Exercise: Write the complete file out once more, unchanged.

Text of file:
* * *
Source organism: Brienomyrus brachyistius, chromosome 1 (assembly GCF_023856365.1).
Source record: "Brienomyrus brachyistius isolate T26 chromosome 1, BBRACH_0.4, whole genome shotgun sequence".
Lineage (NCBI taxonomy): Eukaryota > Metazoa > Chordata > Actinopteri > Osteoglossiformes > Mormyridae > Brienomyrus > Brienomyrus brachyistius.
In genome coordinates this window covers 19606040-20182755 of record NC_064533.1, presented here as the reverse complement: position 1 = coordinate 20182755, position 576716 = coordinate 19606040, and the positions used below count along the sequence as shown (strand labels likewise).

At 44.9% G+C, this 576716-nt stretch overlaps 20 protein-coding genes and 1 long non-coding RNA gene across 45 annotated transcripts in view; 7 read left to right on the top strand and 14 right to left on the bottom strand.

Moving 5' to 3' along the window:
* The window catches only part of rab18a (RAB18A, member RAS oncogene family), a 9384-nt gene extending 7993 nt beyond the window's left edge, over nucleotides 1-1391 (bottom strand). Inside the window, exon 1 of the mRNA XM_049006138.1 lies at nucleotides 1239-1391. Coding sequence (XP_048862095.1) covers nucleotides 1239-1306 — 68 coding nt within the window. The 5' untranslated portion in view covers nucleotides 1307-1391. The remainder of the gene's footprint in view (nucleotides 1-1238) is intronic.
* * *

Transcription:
Source organism: Brienomyrus brachyistius, chromosome 1 (assembly GCF_023856365.1).
Source record: "Brienomyrus brachyistius isolate T26 chromosome 1, BBRACH_0.4, whole genome shotgun sequence".
Lineage (NCBI taxonomy): Eukaryota > Metazoa > Chordata > Actinopteri > Osteoglossiformes > Mormyridae > Brienomyrus > Brienomyrus brachyistius.
In genome coordinates this window covers 19606040-20182755 of record NC_064533.1, presented here as the reverse complement: position 1 = coordinate 20182755, position 576716 = coordinate 19606040, and the positions used below count along the sequence as shown (strand labels likewise).

At 44.9% G+C, this 576716-nt stretch overlaps 20 protein-coding genes and 1 long non-coding RNA gene across 45 annotated transcripts in view; 7 read left to right on the top strand and 14 right to left on the bottom strand.

Moving 5' to 3' along the window:
* The window catches only part of rab18a (RAB18A, member RAS oncogene family), a 9384-nt gene extending 7993 nt beyond the window's left edge, over nucleotides 1-1391 (bottom strand). Inside the window, exon 1 of the mRNA XM_049006138.1 lies at nucleotides 1239-1391. Coding sequence (XP_048862095.1) covers nucleotides 1239-1306 — 68 coding nt within the window. The 5' untranslated portion in view covers nucleotides 1307-1391. The remainder of the gene's footprint in view (nucleotides 1-1238) is intronic.